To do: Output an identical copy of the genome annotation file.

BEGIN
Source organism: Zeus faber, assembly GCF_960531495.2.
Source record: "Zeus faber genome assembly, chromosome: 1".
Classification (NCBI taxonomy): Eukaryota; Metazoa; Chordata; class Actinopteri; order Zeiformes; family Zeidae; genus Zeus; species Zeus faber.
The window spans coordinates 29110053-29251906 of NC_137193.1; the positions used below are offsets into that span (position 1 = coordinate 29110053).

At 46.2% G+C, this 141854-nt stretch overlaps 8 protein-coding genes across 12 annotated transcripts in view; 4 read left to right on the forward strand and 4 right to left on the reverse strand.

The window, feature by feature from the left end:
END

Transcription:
Source organism: Zeus faber, assembly GCF_960531495.2.
Source record: "Zeus faber genome assembly, chromosome: 1".
Classification (NCBI taxonomy): Eukaryota; Metazoa; Chordata; class Actinopteri; order Zeiformes; family Zeidae; genus Zeus; species Zeus faber.
The window spans coordinates 29110053-29251906 of NC_137193.1; the positions used below are offsets into that span (position 1 = coordinate 29110053).

At 46.2% G+C, this 141854-nt stretch overlaps 8 protein-coding genes across 12 annotated transcripts in view; 4 read left to right on the forward strand and 4 right to left on the reverse strand.

The window, feature by feature from the left end: